Everyone agrees: Achieving a secure, efficiently managed network is tough, especially in higher education.
“I came from healthcare, and the interesting thing about healthcare and the corporate world is that it’s easier to essentially say, ‘This is my asset. I’m going to protect my asset. Everybody else I don’t trust,’” says Larry Brandolph, associate vice president and CISO at Temple University.
On a college campus, it’s much harder to restrict network access in the same way a corporate CISO might, he says. With students across the globe, Brandolph can’t simply cut off all traffic from a given geographical area. And because BYOD has become so prevalent, he can’t assume that users’ devices meet a certain security rigor.
“My attack landscape becomes off-premises, on-premises, every device,” he says. “If I keep narrowing down, what can I protect? And to me, it’s about the data and the database.”
Several trends have converged to complicate network management, says David Escalante, board chairman for the Research and Education Networking Information Sharing and Analysis Center, also known as REN-ISAC, and the director of computer security and policy at Boston College.
“On one hand, end-user devices are getting more mobile, and more server applications are going to reside off campus in the cloud,” says Escalante. “But on the other hand, you will have more devices on campus related to the Internet of Things — relatively dumb computing devices that can’t be easily managed or updated — and that will require the network to protect them to a great degree. What you can assume is ever-increasing bandwidth demand and an ever-increasing number of network events to monitor.”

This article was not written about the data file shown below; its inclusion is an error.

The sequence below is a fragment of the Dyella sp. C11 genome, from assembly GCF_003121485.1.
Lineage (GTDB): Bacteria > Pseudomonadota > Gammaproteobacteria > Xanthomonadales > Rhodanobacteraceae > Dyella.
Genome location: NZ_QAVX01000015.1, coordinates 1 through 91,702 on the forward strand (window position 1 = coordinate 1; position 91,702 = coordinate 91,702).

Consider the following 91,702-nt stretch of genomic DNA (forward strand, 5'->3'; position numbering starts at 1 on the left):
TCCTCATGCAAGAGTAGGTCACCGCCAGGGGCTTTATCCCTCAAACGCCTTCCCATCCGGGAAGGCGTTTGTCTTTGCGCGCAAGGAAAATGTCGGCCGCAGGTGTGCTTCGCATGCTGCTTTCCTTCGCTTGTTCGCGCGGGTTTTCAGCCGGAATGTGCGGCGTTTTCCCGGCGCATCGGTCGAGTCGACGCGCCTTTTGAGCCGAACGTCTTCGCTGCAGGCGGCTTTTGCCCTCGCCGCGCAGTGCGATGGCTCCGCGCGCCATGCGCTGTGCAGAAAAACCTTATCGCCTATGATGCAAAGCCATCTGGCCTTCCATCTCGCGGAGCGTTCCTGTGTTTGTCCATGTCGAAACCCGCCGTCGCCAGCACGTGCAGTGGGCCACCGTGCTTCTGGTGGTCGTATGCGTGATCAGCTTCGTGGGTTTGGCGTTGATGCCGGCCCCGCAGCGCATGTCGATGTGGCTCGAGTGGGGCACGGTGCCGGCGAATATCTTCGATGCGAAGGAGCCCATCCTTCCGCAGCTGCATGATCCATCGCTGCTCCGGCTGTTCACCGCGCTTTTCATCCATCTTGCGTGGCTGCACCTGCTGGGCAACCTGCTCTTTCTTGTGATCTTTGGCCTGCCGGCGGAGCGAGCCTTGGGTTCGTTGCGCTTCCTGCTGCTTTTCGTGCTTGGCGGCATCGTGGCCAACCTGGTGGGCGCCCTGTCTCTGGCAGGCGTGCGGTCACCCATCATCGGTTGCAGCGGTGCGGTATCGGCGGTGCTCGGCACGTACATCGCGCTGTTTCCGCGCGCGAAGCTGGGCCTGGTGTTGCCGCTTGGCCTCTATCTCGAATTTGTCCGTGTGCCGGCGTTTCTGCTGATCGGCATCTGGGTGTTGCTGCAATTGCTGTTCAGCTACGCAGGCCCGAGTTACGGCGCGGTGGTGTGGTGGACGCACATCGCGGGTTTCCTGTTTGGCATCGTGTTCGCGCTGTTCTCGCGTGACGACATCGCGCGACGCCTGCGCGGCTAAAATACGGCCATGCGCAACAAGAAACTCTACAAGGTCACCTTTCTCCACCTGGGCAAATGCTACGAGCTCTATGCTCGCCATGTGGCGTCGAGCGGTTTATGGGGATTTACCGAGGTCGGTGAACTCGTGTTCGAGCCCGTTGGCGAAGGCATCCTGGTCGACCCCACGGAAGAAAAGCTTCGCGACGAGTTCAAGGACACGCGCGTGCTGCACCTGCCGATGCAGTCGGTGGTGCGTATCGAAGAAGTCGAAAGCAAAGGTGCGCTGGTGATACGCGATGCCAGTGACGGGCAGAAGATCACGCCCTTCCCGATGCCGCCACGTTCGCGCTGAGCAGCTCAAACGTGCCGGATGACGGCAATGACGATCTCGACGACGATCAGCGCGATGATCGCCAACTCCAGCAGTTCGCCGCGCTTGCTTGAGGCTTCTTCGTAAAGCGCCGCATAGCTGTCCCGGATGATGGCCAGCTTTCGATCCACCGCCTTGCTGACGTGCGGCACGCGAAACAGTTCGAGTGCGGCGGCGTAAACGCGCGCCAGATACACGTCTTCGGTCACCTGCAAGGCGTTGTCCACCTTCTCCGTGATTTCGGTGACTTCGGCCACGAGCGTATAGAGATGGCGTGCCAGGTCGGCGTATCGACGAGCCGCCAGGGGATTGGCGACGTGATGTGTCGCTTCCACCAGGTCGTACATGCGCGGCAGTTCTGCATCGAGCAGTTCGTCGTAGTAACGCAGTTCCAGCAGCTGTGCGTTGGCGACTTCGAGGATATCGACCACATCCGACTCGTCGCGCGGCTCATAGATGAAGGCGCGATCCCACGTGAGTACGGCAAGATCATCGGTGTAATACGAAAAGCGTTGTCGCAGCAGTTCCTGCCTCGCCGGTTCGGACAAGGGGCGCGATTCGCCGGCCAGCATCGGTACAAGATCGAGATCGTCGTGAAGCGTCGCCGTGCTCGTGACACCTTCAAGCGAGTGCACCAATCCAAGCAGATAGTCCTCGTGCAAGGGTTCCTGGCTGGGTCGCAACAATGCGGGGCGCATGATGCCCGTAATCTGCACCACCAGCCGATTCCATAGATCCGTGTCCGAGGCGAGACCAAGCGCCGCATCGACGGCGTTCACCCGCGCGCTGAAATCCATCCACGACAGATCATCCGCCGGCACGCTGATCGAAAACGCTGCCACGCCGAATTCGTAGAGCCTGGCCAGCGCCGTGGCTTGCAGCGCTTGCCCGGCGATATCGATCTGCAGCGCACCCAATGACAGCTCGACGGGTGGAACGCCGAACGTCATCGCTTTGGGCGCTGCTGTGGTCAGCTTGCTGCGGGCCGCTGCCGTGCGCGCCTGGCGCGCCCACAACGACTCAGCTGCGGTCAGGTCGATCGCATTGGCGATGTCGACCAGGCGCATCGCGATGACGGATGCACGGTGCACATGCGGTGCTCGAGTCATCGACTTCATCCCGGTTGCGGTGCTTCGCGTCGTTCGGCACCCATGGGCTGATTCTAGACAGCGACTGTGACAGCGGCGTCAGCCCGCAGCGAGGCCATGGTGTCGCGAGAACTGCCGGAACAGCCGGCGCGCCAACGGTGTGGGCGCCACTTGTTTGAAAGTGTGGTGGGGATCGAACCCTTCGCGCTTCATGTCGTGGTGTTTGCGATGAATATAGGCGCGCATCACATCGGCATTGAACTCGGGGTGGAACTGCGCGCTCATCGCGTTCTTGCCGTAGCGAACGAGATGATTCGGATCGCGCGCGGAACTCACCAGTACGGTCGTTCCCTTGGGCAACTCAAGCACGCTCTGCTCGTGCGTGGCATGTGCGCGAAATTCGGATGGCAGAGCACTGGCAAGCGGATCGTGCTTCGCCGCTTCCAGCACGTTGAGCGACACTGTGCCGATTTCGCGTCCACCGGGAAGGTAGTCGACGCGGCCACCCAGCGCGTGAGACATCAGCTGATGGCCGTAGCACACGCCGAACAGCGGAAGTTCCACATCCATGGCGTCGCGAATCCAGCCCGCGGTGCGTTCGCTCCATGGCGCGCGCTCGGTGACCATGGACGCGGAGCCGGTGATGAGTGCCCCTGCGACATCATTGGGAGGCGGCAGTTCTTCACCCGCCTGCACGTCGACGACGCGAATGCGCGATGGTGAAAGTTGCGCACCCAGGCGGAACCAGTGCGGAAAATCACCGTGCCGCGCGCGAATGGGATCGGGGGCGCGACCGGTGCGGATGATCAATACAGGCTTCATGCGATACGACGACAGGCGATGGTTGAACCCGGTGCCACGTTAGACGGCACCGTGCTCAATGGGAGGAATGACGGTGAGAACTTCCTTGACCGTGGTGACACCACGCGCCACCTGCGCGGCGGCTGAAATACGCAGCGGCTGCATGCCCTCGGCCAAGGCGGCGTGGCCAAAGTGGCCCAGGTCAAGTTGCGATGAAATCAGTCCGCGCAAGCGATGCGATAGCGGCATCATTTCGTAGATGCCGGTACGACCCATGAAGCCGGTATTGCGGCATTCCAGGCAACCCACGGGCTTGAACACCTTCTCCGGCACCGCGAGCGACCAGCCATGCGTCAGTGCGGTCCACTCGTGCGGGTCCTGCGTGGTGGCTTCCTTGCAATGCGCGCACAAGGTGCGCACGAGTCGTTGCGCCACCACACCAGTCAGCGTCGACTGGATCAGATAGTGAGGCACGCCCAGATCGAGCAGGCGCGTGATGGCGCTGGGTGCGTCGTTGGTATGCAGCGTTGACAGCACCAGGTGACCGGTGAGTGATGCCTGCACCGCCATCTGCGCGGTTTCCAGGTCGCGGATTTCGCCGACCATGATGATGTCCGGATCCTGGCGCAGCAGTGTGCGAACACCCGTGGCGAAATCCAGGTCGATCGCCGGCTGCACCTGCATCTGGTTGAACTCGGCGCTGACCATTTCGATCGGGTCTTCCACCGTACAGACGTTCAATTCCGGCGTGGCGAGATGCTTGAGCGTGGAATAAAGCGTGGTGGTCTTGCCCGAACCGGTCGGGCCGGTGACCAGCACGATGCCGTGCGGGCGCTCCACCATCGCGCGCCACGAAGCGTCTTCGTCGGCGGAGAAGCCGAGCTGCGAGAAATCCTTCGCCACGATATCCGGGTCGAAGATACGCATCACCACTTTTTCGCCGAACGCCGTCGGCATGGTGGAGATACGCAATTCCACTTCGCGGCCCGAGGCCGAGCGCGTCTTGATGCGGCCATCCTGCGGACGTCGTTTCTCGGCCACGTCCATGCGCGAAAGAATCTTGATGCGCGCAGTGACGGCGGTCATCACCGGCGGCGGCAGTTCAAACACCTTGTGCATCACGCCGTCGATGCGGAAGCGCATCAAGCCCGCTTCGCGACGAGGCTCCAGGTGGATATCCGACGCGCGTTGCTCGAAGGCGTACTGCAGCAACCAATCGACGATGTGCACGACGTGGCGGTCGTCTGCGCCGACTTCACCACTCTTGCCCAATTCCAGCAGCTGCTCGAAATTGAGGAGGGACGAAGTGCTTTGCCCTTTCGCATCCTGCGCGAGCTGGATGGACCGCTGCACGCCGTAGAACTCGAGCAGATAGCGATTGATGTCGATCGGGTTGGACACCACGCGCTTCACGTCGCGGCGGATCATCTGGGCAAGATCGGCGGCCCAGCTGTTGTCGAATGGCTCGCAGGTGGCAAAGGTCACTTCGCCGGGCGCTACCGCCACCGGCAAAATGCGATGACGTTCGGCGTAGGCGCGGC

IT teams are overcoming these challenges with a new generation of solutions designed to secure and simplify network management. In a fast-paced, multithreat environment, leaders are making stability and proactivity cornerstones of their security strategies.
Campus Network Demands Can Make Security Complicated
Temple’s networking is complex, to say the least, covering a main campus with more than 85 buildings, a separate health sciences campus, 40-plus additional spaces across Pennsylvania and 40,000 students.
Brandolph describes a spiderweb that’s a mix of building-to-building fiber connections laid by Temple directly and third-party fiber connections that link Temple’s Center City Campus, School of Podiatric Medicine and Ambler Campus. Within that web, each building floor connects to an intermediary complex for the building and that, in turn, ultimately connects to the central data center.
Internet sources include both commodity internet and Internet2, the nonprofit consortium that serves educational and research institutions.